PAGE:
Stewart Fleming wrote:
    >
    >
    > Andy Coggan wrote:
    >
    >> We were talking about the effects of a pre-race warm-up, not what happens during an incremental
    >> exercise test to determine threshold. In any case, however, it is a fact that following the onset
    >> of muscle contractions, glycogen phosphorylase becomes refractory to further extensive
    >> activation, leading to a rapid decline in the rate of glycogen degradation and lactate production
    >> even though exercise continues (or increases in intensity). If not for this, glycogen would
    >> become depleted much more rapidly during sustained exercise than it normally is, as the initial
    >> "burst" of glycogenolysis (mediated via Ca2+ release from the SR) is just that: a very rapid
    >> process that is unsustainable.
    >
    >
    > English, please.

    Me too. I know what some of those words mean, but not necessarily in combination.

    As one who's not serious or rich enough to dive into the material as a pro, medical or athletic, I'm
    eating all this info up to the extent I can grok it. Thanks Andy and you other experts.

    What did you mean by saying that some lactic acid production gets "turned off?" Is that other body
    functions that give way to the increased demands of the muscles?

    --
    --
    Lynn Wallace http://www.xmission.com/~lawall "I'm not proud. We really haven't done everything we
    could to protect our customers. Our products just aren't engineered for security." --Microsoft VP in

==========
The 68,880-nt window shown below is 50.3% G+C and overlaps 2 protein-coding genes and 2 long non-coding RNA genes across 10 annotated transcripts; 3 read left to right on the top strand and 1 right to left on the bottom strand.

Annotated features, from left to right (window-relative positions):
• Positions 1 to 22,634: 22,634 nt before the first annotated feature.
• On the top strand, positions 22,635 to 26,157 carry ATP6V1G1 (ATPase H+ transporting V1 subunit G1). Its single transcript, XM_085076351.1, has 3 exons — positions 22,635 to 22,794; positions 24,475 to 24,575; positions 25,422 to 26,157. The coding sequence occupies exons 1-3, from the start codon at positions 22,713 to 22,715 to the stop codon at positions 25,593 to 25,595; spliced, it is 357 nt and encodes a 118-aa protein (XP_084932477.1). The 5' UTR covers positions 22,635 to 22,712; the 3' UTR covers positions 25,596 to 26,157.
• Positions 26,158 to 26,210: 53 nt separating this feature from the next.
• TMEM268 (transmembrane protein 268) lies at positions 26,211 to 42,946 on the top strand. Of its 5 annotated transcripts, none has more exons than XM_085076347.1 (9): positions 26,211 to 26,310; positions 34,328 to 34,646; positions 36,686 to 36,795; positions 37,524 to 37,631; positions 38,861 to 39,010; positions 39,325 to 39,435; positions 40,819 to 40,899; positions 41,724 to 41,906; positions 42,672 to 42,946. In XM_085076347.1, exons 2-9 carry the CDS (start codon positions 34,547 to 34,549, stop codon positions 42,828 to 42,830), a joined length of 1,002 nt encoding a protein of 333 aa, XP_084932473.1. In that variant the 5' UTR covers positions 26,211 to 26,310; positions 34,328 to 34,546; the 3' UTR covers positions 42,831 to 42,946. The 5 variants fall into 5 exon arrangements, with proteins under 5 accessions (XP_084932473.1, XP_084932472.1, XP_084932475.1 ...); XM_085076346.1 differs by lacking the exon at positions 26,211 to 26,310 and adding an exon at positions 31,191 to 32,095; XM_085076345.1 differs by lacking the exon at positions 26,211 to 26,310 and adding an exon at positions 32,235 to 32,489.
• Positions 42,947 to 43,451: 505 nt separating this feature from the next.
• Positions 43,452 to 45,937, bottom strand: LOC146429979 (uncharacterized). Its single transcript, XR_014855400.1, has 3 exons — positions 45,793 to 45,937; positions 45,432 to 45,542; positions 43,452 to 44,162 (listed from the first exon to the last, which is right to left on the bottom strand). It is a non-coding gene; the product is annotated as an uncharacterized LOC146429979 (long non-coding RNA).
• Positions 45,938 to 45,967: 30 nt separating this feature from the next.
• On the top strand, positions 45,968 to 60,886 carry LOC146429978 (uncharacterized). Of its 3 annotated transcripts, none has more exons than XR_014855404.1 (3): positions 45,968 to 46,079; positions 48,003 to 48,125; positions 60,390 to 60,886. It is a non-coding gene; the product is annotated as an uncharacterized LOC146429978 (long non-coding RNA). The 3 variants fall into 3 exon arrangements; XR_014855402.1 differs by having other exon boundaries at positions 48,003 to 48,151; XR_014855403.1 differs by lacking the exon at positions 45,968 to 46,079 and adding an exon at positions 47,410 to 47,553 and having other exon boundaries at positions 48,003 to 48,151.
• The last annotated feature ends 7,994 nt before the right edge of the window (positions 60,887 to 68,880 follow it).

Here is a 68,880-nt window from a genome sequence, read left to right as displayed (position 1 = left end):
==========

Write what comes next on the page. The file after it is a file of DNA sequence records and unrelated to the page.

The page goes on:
charge of Windows OS Development, Brian Valentine.
     
  13. Warren

    Warren Guest

    In article <[email protected]>, Andy Coggan
    <[email protected]> wrote:

    > "warren" <[email protected]> wrote in message news:010720030941537310%[email protected]...
    > > In article <[email protected]>, Andy Coggan
    > > <[email protected]> wrote:

    > Question: was a pre-exercise blood sample obtained? If so, that may shed some light on why your
    > blood lactate concentration was inordinately high at such a low power output.

    I don't remember. I rode the erg for 15-20 minutes as a warmup prior to beginning the test.

    -WG
     
  14. Andy Coggan

    Andy Coggan Guest

    "warren" <[email protected]> wrote in message news:010720031532086614%[email protected]...
    > In article <[email protected]>, Andy Coggan
    > <[email protected]> wrote:
    >
    > > "warren" <[email protected]> wrote in message news:010720030941537310%[email protected]...
    > > > In article <[email protected]>, Andy Coggan
    > > > <[email protected]> wrote:
    >
    > > Question: was a pre-exercise blood sample obtained? If so, that may shed some light on why your
    > > blood lactate concentration was inordinately high
    at
    > > such a low power output.
    >
    > I don't remember. I rode the erg for 15-20 minutes as a warmup prior to beginning the test.

    Well, duh - that explains it (unless you kept the power at/below 100 W throughout your
    entire warm-up).

    Andy Coggan
     
  15. Warren

    Warren Guest

    In article <[email protected]>, Andy Coggan
    <[email protected]> wrote:

    > "warren" <[email protected]> wrote in message news:010720031532086614%[email protected]...
    > > In article <[email protected]>, Andy Coggan
    > > <[email protected]> wrote:
    > >
    > > > "warren" <[email protected]> wrote in message news:010720030941537310%[email protected]...
    > > > > In article <[email protected]>, Andy Coggan
    > > > > <[email protected]> wrote:
    > >
    > > > Question: was a pre-exercise blood sample obtained? If so, that may shed some light on why
    > > > your blood lactate concentration was inordinately high
    > at
    > > > such a low power output.
    > >
    > > I don't remember. I rode the erg for 15-20 minutes as a warmup prior to beginning the test.
    >
    > Well, duh - that explains it (unless you kept the power at/below 100 W throughout your entire
    > warm-up).
    >
    > Andy Coggan

    Like you said, the early numbers/readings don't mean much. Or maybe I'm really bad at steady state
    efforts. Still got that hourglass for your 200 and my pursuit?

    -WG